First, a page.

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“Imitation Lesson; Her Shadowed Influence” (2019)
Toyin Ojih Odutola, from A Countervailing Theory (2019)© Toyin Ojih Odutola. Courtesy of the artist and Jack Shainman Gallery, New York

Artist Toyin Ojih Odutola imagines a world ruled by powerful women

The artist’s installation at The Barbican tells the story of a fictitious prehistoric society in which women are the oppressors

In her first-ever UK-commissioned work, artist Toyin Ojih Odutola has created an immersive artwork for The Barbican’s The Curve. A Countervailing Theory tells the story of an epic myth imagined by the artist, located in an ancient fictitious civilisation in which powerful women rule over a subservient class of male labourers. The narrative of this invented prehistoric world is revealed across a series of 40 drawings, created by the Nigerian-American artist in pastel, charcoal, and chalk.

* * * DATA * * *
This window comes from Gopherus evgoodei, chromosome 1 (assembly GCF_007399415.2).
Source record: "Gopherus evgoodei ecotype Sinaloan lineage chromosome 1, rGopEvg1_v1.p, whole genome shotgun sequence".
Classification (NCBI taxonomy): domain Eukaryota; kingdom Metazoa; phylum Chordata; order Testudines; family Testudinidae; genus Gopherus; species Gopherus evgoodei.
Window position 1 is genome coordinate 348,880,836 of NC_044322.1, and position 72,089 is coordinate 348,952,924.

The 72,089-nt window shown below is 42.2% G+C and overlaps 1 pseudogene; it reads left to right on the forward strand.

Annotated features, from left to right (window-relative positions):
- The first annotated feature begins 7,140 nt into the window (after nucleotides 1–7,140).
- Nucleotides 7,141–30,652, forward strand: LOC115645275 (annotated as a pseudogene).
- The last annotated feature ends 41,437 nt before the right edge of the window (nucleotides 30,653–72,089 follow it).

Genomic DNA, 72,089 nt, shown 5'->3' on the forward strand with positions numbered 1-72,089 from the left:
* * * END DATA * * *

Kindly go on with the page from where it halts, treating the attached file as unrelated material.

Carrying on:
There’s a strong thread of storytelling running throughout Ojih Odutola’s work. A previous body, Tell Me A Story, I Don’t Care If It’s True (2020) featured a series of vignettes comprised of images and text – fragments of narratives removed from the context of time and space, but revealing a spectrum of moments from the lives of imagined others.

Describing how the unique proportions of the London gallery lent itself to this aspect of her work, she said: “Walking into The Curve for the first time was an enchanting experience of having a space unfold as you travel through it, not quite knowing what will come around the corner. The feeling of possibility it provides to create and exhibit a story one can meander through in real-time gifted so much promise in how to engage with an audience.”

The site-specific installation, which spans the 90-foot long space, is lent an extra dimension by an immersive soundscape by acclaimed conceptual sound artist Peter Adjaye. The exhibition will also be accompanied by a new text by renowned writer Zadie Smith.

A Countervailing Theory by Toyin Ojih Odutola is showing at The Barbican until 24 January 2021